public double getArea() {
        return 0;
        }
        }
        // subclass 1
        class Rectangle extends Shape {
        private double width;
        private double heigh;
        public Rectangle(double width, double heigh) {
        this.width = width;
        this.heigh = heigh;
        }
        public double getArea() {
        return width * heigh;
        }
        }
        // subclass 2
        class Circle extends Shape {
        // Private data member
        private double radius;
        // Constructor
        public Circle(double radius) {
        this.radius = radius;
        }
        // Public method to calculate Area
        public double getArea() {
        return 3.14 * radius * radius;
        }
        }
        class Main {
        public static void main(String[] args) {
        Shape rect = new Rectangle(3, 4);
        Shape circle = new Circle(4);
        System.out.println(rect.getArea()); // 12.0
        System.out.println(circle.getArea()); // 50.24
        }
        }
      • Python OOP

        class Shape:
        def __init__(self):
        self.sides = 0;
        def getArea(self):
        pass
        class Rectangle(Shape):
        def __init__(self, width, height):
        self.width = width
        self.height = height
        self.sides = 4
        def getArea(self):
        print("Rectangle:",self.width*self.height)
        class Circle(Shape):
        def __init__(self, radius):
        self.radius = radius
        self.sides = 1
        def getArea(self):
        print("Circle:", 3.14 * self.radius * self.radius)
        rect = Rectangle(3,4)
        circle = Circle(4)
        # Rectangle: 12
        rect.getArea()
        # Circle: 50.24
        circle.getArea()
  • Abstract

    • Definition

      It shows only the essential features of an object to the user and hides the inner details to reduce complexity.

    • Illustration

      abstract-principle

    • How

      How to achieve abstraction?

      Anstract class and Interface.

    • Advantages

      It can reduce code complexity.

    • Example

      • Java OOP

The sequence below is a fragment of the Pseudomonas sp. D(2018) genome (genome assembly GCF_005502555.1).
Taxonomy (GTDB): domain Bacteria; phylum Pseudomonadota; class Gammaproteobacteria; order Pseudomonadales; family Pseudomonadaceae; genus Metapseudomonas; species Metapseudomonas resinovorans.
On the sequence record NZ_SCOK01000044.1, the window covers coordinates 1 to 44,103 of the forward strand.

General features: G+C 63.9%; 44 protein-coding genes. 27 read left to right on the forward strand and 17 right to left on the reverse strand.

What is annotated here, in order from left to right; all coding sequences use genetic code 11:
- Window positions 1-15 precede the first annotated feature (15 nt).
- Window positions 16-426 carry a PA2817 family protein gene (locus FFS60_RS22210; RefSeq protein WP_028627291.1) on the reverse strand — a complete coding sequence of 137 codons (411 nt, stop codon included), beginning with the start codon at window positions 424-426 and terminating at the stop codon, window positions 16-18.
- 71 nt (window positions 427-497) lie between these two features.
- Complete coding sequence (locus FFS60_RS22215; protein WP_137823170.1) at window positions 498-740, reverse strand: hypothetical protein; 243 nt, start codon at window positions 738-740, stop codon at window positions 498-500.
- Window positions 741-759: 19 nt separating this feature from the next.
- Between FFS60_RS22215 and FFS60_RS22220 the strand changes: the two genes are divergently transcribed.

// Abstract class
        public abstract class Animal {
        public abstract void makeSound();
        public void move() {
        System.out.println(getClass().getSimpleName()+" is moving");
        }
        }
        class Dog extends Animal {
        @Override
        public void makeSound() {
        System.out.println("Woof Woof....");
        }
        }
        class Cat extends Animal {
        @Override
        public void makeSound() {
        System.out.println("Meow Meow....");
        }
        }
        class Main {
        public static void main(String[] args){
        Animal dog = new Dog();
        Animal cat = new Cat();
        // Dog is moving
        dog.move();
        // Cat is moving
        cat.move();
        // Woof Woof....
        dog.makeSound();
        // Meow Meow....
        cat.makeSound();
        }
        }
        // Interface
      • Python OOP

        from abc import ABC, abstractmethod
        class Shape(ABC):
        @abstractmethod
        def area(self):
        pass
        @abstractmethod
        def perimeter(self):
        pass
        class Square(Shape):
        def __init__(self, length):
        self.length = length
        def area(self):
        print(self.length * self.length)
        def perimeter(self):
        print(4 * self.length)
        square = Square(2)
        # 4
        square.area()
        # 8
        square.perimeter()